The offensive against the jihadists has lasted more than six weeks, and Baghdad is currently trying to ferret out the terrorists embedded amongst civilians in the eastern districts where Iraqi troops have not yet been able to penetrate.
The UN humanitarian coordinator’s office said "The situation in eastern Mosul city close to the front lines remains fraught with danger for civilians. Mortar and gunfire continue to claim lives," and that "The limited supplies of food and water are running out, amid concerning reports of food insecurity emerging from the city."
Daesh has killed residents they suspect of aiding the Iraqi forces, including 20 people who had their dead bodies displayed three weeks ago for the crime of disseminating intelligence to "the enemy." Kate Gilmore, Deputy U.N. High Commissioner for Human Rights, said Wednesday that the zealots shot and killed 27 civilians last week in Mosul’s Muhandiseen Park.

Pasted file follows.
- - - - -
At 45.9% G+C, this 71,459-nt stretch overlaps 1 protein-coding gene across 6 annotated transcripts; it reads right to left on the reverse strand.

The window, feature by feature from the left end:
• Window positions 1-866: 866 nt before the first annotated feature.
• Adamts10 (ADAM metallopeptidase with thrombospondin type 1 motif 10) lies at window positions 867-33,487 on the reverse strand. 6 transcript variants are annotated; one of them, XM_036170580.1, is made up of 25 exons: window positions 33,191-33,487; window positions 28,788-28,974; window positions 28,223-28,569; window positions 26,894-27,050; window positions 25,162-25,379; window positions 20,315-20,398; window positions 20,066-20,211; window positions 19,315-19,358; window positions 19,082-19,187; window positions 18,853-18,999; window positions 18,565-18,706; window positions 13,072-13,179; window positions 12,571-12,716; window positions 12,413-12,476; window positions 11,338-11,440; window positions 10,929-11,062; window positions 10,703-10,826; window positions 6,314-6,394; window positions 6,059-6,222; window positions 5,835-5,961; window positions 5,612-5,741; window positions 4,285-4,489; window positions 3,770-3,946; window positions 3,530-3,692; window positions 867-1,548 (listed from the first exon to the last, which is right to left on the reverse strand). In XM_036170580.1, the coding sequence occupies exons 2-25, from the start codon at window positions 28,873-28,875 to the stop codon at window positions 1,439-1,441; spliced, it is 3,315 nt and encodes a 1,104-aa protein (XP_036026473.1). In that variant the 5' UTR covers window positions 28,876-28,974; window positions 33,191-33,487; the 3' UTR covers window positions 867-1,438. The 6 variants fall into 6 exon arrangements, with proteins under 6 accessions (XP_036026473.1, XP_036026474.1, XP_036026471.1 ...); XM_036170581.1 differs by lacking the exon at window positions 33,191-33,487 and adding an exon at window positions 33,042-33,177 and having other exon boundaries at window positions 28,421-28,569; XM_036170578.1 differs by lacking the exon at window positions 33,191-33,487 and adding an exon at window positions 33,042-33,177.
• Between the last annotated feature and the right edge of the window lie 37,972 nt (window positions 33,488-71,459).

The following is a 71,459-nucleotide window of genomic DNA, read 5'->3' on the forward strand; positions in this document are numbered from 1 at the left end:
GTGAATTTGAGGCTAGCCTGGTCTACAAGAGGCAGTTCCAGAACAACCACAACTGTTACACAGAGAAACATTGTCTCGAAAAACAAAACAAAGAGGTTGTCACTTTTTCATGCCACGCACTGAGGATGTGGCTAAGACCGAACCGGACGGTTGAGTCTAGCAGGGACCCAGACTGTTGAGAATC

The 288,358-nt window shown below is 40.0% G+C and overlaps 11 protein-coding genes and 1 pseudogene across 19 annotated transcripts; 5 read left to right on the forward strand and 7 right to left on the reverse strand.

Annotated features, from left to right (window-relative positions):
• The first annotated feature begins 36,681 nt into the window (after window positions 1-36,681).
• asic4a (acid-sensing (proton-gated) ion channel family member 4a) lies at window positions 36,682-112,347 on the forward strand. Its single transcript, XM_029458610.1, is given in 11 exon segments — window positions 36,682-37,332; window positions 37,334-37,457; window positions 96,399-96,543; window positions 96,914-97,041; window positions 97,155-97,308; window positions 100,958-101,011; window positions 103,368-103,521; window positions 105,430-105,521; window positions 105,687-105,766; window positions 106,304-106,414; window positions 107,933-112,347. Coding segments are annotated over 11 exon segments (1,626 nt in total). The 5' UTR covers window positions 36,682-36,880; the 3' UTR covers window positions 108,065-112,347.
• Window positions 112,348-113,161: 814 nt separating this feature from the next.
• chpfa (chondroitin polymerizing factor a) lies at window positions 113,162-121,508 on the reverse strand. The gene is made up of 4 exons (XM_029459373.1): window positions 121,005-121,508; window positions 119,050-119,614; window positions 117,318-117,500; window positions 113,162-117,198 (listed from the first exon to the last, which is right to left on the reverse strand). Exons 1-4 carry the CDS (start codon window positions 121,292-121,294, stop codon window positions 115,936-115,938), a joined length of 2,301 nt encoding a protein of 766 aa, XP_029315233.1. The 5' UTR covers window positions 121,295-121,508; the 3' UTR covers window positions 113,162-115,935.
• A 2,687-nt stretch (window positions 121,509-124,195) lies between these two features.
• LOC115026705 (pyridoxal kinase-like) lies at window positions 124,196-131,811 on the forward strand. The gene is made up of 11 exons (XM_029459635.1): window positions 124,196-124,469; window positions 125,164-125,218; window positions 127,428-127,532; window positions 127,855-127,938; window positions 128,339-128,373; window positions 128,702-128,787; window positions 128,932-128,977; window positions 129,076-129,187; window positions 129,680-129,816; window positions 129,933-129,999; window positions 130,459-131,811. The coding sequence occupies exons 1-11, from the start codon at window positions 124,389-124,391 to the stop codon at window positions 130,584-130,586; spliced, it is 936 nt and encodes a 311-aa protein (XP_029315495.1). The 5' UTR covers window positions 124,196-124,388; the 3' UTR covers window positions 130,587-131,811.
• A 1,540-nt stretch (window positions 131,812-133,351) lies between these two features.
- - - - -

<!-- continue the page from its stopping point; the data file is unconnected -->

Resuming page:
A local official said Tuesday that since a pipeline was hit in the midst of battle, 40% of residents, roughly 650,000 people, have been left without water, and aid workers report that skyrocketing food prices are making it very difficult for poor families to feed themselves.
The high food prices are a result of the alliance of Shi’ite groups backed by Iran called the Popular Mobilisation forces cutting off the supply route to Mosul from Daesh-held areas of Syria. An unnamed humanitarian worker said that the prices for basic commodities could double "in the short term" as a result of the supply line being disrupted.
Nineveh provincial councilmember Hussam al-Abar told Al Jazeera, "We are facing a humanitarian catastrophe…Basic services such as water, electricity, health, food are non-existent."
There also reports that residents have been drinking water from wells, is salty to the taste and must be boiled before it’s consumed.
Mosul is Daesh’ last stronghold in Iraq, and is considered central to destabilization efforts against the caliphate the group established in Iraq and Syria. Popular Mobilisation forces are closing in from the west while Kurdish and Iraqi government forces surround Mosul in the north, south and east.
As winter approaches, Iraqi forces say the change in weather favors Daesh. Maan al-Saadi, an elite Counter Terrorism Service commander said, "The main goal for CTS is the [Tigris] river…The federal police and the army will deal with the western part of the city."